leavened bread with the Pesah. Third, difficult phrases which are inappro-
priate in their present context are easily understood when related to the
Pesah. Fourth, the parallel phenomenon of the secondary interpolation of
the unleavened bread with the Pesah in Exodus 1213 and Deuteronomy
16 strengthens this supposition and sheds light on these passages differing
and common aims. Fifth, the surprising location of the passage and its
striking resemblance to literary parallels in 12:120 and 13:1116 can be
explained by literary revision and a grappling with the problematic charac-
ter of the apotropaic, extra-temple Pesah. Sixth, the fundamental argument
regarding the purpose of the section remains viable even without the dia-
chronic analysis, for even within the final version of the text the ongoing
controversy over the nature of the Pesah to be performed after the initial
one of the exodus is still noticeable.

181
If Kohlers daring thesis concerning the sign upon the hand and the remembrance
between the eyes (v. 9) is correct (see above, p. 194), it strengthens the supposition that
the present version of the text engages in the controversy against an apotropaic, extra-
temple Pesah.
222 Chapter 4: The Laws of Unleavened Bread and the First-Born

4.6 Summary and Conclusions (Exod 13:116)

Both the section devoted to the unleavened bread and that devoted to the
first-born grapple with the matter of the Pesah raised in the previous chap-
ter. From a literary perspective, the first-born section appears to be a uni-
form, later composition based upon various different sources. It functions
as an innovative version of the first-born legislation designed as an alterna-
tive to the post-exodus Pesah described in Exodus 12. This version appar-
ently did not yet influence the Deuteronomic first-born legislation.182 In
contrast, the unleavened bread section exhibits signs of incremental liter-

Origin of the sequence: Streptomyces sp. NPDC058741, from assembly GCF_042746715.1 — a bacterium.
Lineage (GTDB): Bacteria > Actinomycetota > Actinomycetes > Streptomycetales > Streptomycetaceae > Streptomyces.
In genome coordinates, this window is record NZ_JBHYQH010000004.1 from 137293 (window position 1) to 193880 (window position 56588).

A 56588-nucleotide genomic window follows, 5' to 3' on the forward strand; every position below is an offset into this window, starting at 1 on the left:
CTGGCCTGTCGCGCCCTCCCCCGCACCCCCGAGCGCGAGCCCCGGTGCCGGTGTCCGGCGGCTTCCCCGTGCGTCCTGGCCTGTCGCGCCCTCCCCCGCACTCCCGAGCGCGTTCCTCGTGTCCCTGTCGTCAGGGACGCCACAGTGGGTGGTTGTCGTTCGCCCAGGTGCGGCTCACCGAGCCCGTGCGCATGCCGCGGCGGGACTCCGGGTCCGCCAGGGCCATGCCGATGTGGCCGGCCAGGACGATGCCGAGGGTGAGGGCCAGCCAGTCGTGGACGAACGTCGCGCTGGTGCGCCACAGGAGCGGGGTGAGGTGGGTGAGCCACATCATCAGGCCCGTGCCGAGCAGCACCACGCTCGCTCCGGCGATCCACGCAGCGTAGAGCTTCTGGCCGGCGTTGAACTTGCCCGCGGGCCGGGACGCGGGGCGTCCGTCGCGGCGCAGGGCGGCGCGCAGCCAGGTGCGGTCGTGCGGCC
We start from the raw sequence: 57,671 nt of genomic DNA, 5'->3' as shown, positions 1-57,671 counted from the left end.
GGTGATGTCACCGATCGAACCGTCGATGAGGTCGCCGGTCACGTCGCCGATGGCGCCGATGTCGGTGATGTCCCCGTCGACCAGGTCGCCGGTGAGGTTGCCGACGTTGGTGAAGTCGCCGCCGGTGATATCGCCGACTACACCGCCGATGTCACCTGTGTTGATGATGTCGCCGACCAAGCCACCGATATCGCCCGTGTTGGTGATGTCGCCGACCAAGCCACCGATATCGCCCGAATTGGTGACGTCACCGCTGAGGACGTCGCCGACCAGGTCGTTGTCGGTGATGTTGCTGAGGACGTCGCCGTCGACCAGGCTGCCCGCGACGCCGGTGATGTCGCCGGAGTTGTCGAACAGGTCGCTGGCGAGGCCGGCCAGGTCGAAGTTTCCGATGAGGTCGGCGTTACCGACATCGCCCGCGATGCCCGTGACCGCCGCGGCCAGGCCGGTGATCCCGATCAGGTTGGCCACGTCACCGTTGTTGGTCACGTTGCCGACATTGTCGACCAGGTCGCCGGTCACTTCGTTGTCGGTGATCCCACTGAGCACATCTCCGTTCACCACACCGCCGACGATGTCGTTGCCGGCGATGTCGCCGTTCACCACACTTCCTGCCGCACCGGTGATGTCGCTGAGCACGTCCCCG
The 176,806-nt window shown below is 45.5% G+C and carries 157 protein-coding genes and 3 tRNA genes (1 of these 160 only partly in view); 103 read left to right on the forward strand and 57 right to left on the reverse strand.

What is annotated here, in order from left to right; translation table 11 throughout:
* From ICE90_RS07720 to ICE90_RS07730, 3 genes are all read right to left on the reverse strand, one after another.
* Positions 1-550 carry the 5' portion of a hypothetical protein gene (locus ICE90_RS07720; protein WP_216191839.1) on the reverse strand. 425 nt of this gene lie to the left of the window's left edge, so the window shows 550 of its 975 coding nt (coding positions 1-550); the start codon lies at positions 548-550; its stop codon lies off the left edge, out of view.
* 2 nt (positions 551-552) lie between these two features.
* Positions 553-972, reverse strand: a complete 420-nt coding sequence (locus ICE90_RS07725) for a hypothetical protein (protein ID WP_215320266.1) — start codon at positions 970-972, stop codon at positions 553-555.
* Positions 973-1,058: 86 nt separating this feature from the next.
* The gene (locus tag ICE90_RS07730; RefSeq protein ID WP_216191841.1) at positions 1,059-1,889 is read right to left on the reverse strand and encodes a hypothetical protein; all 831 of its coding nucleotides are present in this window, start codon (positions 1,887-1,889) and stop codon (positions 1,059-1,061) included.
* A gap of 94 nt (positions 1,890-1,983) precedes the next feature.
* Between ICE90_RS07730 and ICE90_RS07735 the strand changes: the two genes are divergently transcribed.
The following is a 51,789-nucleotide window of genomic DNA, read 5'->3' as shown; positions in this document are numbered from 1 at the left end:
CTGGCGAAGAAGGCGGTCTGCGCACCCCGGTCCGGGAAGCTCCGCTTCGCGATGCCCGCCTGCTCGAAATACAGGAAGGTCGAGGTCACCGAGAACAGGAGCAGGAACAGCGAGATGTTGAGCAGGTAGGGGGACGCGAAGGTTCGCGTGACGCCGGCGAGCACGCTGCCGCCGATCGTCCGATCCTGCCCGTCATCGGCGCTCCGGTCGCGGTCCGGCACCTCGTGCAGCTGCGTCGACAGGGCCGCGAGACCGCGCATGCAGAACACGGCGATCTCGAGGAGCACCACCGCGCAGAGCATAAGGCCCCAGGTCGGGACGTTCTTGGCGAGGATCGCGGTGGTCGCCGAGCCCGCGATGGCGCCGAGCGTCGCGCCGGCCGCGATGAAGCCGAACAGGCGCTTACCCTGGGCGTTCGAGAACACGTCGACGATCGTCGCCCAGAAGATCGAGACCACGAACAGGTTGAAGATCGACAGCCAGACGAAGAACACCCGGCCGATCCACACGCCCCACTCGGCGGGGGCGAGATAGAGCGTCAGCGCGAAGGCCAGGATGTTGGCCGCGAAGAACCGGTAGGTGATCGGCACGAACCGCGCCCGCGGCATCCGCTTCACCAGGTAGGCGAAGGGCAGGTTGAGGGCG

ary growth. It is influenced by the literary formulation of the Pesah found
in the previous chapter, and aims to provide an alternative to it. At the
same time, the literary dependence of the unleavened bread section upon
the first-born legislation in Exodus 13 indicates that it is also grappling
with the first-born legislation as a solution to the question of the post-
exodus Pesah. This solution, which placed the burden of commemorating
the exodus from Egypt and the slaying of the first-born exclusively upon the
first-born legislation, apparently did not satisfy the composers of the un-
leavened bread section. Therefore, they wished to return to the unleavened
bread and, apparently, also the rite ( ) of the Pesah as symbols
commemorating the exodus from Egypt. However, unlike the author of the
first-born legislation, they were forced to relinquish their aim of commem-
orating the slaying of the first-born because it conflicted with their overrid-
ing goal of distancing themselves from magical, apotropaic conceptualiza-
tions. As was demonstrated in the discussion of the previous chapter, the
final stages of the revision of the laws of the Pesah and the unleavened
bread in Deuteronomy 16 were already aware of Exod 13:310 in its later
formulation and employed several of its literary elements.
The analysis of this pericope rests upon two literary phenomena particu-
larly discernable in it: (1) its dependence upon a variety of texts derived
from different sources; and (2) the parallels between the formulation of the
Pesah section (12:2227a), the unleavened bread section (13:310), and
the first-born section (13:1116). Unlike previous studies, an attempt was
made to discover the significance of these parallels. Having recognized the
dependence of these sections upon one another, we were able to expose
their ideological motivations their respective modes of grappling with the
question of the Pesahs normative character.

182
Deut 15:1923.
5 Chapter 5

Summary and Conclusions

5.1 Results

Classic literary criticism assigned the Pentateuchs non-Priestly festival